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High yield now a 'strategic asset class', says UBP

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EUROPE – High yield is increasingly looked at as a strategic asset class, according to UBP.

Before becoming a major asset class, high yield used to be mainly part of tactical asset allocation only, Olivier Debat, director and investment specialist at UBP, told IPE.

He said: “At around 450 basis points, US and European high yield spreads are now attractive. High yield as an asset class will boost the returns achieved in fixed income – US spreads, for example, are compensating investors for a default rate of nearly 6%, although historical fault rates stand at 4% – while at the same time limiting volatility with regard to equity. Investors want high yield without the duration risk.”

Debat added that the current macro-economic environment was supportive for high yield.

He expects low and stable growth in the European and US economy but warns that growth will be lower than it has been in the past.

“If macro-economic conditions improve, this is supportive for corporate profits, and if the improvement is insufficient, the Fed still has the option to maintain QE for an extended period of time,” he said.

“Both scenarios are positive for high yield, which enjoys strong fundamentals.”
 
Debat also pointed out that high-yield CDS indices were more liquid and profitable to investors than high-yield cash bonds, although the liquidity of the high-yield cash market has been receding since 2006.

“Bonds are usually issued with a call,” he said.

“In CDS, investors do not have a call risk – instead they enjoy a yield pick-up.”

Debat also sees institutional appetite for convertibles.

Meanwhile, Patrice Gautry, UBP’s chief economist listed five crucial steps in the revival of the European economy.

First, if budgetary policymakers loosen their austerity, they can make some room for growth to take hold, provided this is combined with structural reforms, a sharp fall in long rates and the prospect of budget harmonisation, he said.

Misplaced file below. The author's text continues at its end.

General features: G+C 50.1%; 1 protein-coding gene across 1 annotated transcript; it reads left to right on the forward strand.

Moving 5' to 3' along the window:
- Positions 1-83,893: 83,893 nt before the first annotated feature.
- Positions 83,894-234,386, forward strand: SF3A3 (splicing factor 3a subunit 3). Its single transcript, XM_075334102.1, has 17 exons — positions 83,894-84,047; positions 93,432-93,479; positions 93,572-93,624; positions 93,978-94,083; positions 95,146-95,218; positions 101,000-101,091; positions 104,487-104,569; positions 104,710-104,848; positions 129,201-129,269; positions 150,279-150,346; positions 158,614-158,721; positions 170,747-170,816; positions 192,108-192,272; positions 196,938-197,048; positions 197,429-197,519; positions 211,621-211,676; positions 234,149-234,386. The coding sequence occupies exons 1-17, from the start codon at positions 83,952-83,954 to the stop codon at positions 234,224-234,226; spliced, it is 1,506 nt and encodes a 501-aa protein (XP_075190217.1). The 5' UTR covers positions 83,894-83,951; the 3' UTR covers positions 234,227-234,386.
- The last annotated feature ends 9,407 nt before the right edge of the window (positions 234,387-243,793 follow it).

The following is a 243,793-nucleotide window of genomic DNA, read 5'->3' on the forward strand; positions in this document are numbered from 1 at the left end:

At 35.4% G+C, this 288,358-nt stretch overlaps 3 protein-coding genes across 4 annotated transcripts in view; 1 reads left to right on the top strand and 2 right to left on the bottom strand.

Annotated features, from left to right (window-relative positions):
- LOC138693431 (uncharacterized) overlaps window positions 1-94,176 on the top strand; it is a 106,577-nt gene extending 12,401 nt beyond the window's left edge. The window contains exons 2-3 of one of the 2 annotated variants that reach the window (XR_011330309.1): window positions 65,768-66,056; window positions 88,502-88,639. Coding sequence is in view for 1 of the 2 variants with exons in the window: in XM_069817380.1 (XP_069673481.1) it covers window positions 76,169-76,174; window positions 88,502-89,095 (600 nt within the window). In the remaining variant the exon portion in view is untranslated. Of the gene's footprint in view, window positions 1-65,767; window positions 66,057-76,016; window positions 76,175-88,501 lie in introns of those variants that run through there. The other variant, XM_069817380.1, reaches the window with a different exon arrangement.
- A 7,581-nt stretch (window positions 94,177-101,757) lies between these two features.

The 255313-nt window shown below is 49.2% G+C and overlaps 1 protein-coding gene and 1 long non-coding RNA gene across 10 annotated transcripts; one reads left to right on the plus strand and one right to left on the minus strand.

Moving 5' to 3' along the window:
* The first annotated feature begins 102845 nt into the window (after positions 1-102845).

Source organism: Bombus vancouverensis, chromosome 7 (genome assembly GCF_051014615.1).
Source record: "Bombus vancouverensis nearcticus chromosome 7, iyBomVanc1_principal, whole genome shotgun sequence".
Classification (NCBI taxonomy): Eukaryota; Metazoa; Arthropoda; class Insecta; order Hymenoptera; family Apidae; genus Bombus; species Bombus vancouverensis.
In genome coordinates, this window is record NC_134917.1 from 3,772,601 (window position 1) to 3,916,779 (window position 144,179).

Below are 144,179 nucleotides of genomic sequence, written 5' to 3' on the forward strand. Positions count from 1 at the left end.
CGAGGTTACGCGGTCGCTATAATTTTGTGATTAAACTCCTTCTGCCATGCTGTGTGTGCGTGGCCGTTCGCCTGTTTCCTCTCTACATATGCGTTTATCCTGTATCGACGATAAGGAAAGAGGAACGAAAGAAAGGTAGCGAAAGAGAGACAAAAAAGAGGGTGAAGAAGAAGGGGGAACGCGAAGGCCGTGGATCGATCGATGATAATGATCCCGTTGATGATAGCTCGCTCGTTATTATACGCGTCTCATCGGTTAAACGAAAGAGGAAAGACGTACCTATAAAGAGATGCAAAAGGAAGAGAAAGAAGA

Second, the current debate on taxation will most likely force Europe’s governments to consider some “more daring” reforms, which would be positive for the region in the long term.

Third, with the US regaining competitiveness through its newfound shift towards energy independence, the future of Europe depends more than ever on its re-industrialisation.

Reforms, resulting in lower labour costs and higher productivity, have already enabled some countries to regain market share, Gautry said.

Fourth, combining this rebound in productivity with a comprehensive economic policy for an integrated region should allow the euro-zone to avoid a Japanese-style lost decade and the threat of deflation.

And fifth, the ECB is taking a more aggressive stance. What is needed now, according to Gautry, is new lending stimulus, which would encourage demand and further cut refinancing costs, thereby reducing the debt service burden for all economic actors.

“Perhaps it is time to reassess our view of Europe and adopt a more positive outlook,” he added.

“Because, even though credit is still frozen in the euro-zone, the reforms implemented since 2008 and the determination shown by some governments – especially in the periphery – are paving the way out of the recession and towards a rebuilding of Europe.”

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